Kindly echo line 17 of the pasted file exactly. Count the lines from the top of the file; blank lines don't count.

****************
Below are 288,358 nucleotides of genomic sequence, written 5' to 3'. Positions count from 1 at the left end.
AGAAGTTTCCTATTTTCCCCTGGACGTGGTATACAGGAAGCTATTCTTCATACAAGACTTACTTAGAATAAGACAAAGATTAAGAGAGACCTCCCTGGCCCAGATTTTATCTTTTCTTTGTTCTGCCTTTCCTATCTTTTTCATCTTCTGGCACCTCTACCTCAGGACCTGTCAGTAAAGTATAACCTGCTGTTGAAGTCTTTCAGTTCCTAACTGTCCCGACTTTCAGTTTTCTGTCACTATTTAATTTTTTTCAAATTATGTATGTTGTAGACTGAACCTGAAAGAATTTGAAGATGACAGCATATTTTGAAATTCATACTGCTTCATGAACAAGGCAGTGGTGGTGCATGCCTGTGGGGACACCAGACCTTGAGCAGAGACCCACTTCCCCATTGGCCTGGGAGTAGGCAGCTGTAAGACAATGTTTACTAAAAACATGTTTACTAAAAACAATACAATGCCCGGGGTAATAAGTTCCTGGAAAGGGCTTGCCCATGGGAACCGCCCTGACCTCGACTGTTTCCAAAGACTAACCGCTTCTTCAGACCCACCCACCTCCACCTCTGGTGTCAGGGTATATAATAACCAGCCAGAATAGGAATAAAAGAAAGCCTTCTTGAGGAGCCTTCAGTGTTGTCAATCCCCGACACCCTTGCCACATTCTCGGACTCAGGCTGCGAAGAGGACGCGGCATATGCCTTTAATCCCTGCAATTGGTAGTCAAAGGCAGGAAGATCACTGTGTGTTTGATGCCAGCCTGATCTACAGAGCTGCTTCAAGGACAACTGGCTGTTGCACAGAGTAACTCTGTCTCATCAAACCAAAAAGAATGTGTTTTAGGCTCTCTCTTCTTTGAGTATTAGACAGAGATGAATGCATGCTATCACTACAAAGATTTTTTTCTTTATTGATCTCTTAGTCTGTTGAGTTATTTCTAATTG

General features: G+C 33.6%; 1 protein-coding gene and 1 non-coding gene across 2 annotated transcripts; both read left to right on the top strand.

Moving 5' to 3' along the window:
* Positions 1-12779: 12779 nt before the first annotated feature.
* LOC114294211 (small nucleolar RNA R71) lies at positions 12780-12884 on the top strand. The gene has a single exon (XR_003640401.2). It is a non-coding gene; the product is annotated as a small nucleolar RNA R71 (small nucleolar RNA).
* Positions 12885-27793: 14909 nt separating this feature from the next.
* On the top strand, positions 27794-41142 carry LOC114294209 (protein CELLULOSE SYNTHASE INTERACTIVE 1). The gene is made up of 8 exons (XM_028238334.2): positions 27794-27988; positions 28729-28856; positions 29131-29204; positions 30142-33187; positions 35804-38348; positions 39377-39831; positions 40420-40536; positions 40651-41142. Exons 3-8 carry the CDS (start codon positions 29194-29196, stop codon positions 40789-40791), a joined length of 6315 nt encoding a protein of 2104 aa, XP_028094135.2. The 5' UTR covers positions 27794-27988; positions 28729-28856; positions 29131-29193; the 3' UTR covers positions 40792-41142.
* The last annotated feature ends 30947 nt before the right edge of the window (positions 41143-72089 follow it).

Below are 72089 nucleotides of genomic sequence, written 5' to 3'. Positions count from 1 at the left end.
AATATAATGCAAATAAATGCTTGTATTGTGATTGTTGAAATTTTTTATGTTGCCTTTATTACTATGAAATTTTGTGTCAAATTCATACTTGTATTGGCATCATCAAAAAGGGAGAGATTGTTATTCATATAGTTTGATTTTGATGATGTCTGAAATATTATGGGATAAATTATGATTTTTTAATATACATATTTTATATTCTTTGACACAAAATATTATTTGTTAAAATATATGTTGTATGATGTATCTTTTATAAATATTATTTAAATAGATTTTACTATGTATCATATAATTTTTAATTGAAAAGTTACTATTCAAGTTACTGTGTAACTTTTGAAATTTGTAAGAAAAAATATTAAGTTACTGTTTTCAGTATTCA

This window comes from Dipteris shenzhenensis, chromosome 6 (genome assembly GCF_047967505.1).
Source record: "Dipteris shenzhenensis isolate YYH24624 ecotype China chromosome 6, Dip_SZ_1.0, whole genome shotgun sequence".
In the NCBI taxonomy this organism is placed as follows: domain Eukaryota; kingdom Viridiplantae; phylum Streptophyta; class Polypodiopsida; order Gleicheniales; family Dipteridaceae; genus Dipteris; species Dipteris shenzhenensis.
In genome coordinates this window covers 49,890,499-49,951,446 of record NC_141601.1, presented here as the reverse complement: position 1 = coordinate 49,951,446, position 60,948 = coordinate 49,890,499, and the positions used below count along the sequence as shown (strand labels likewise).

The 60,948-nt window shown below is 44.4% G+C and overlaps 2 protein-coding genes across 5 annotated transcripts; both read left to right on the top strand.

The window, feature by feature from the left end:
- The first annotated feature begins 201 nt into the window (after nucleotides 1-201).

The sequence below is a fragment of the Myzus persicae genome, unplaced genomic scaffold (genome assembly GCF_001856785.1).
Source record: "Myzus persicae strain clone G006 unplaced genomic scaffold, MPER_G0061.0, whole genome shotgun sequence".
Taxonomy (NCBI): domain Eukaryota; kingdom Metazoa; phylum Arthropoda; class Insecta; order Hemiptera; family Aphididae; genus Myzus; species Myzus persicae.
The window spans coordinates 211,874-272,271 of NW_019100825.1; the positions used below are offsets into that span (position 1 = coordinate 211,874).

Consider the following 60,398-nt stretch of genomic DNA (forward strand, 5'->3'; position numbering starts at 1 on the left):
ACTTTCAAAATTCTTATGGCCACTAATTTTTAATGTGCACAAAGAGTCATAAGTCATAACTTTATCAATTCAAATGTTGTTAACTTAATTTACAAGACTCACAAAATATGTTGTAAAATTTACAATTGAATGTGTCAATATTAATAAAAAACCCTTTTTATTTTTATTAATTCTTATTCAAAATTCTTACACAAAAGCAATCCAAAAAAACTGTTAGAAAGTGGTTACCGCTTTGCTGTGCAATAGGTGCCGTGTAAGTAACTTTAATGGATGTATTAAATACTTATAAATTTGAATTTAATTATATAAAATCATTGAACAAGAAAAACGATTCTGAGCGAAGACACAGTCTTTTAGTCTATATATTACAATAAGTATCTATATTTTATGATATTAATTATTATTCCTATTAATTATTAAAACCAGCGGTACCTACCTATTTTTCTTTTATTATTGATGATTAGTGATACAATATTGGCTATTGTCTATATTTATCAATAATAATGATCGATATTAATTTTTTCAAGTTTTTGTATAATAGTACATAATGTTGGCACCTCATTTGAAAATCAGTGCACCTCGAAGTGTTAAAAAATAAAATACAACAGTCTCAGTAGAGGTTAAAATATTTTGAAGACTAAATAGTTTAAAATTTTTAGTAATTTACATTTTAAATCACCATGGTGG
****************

The window, feature by feature from the left end: